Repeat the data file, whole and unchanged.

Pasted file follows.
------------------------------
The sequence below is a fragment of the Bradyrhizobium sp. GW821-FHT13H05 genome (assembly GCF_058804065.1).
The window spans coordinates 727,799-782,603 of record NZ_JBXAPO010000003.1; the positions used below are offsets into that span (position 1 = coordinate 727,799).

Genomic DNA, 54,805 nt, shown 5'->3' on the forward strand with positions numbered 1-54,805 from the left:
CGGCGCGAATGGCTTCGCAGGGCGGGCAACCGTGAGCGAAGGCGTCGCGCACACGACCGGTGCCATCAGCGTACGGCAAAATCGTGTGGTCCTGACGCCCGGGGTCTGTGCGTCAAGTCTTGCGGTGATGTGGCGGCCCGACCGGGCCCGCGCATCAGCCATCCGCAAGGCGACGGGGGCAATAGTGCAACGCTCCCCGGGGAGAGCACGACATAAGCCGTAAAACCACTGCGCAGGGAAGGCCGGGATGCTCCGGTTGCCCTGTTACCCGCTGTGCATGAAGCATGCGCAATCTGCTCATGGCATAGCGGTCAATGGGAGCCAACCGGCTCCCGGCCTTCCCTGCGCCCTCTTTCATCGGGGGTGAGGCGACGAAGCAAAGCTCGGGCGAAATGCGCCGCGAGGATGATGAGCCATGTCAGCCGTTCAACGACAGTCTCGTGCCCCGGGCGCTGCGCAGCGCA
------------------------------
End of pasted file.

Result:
The sequence below is a fragment of the Bradyrhizobium sp. GW821-FHT13H05 genome (assembly GCF_058804065.1).
The window spans coordinates 727,799-782,603 of record NZ_JBXAPO010000003.1; the positions used below are offsets into that span (position 1 = coordinate 727,799).

Genomic DNA, 54,805 nt, shown 5'->3' on the forward strand with positions numbered 1-54,805 from the left:
CGGCGCGAATGGCTTCGCAGGGCGGGCAACCGTGAGCGAAGGCGTCGCGCACACGACCGGTGCCATCAGCGTACGGCAAAATCGTGTGGTCCTGACGCCCGGGGTCTGTGCGTCAAGTCTTGCGGTGATGTGGCGGCCCGACCGGGCCCGCGCATCAGCCATCCGCAAGGCGACGGGGGCAATAGTGCAACGCTCCCCGGGGAGAGCACGACATAAGCCGTAAAACCACTGCGCAGGGAAGGCCGGGATGCTCCGGTTGCCCTGTTACCCGCTGTGCATGAAGCATGCGCAATCTGCTCATGGCATAGCGGTCAATGGGAGCCAACCGGCTCCCGGCCTTCCCTGCGCCCTCTTTCATCGGGGGTGAGGCGACGAAGCAAAGCTCGGGCGAAATGCGCCGCGAGGATGATGAGCCATGTCAGCCGTTCAACGACAGTCTCGTGCCCCGGGCGCTGCGCAGCGCA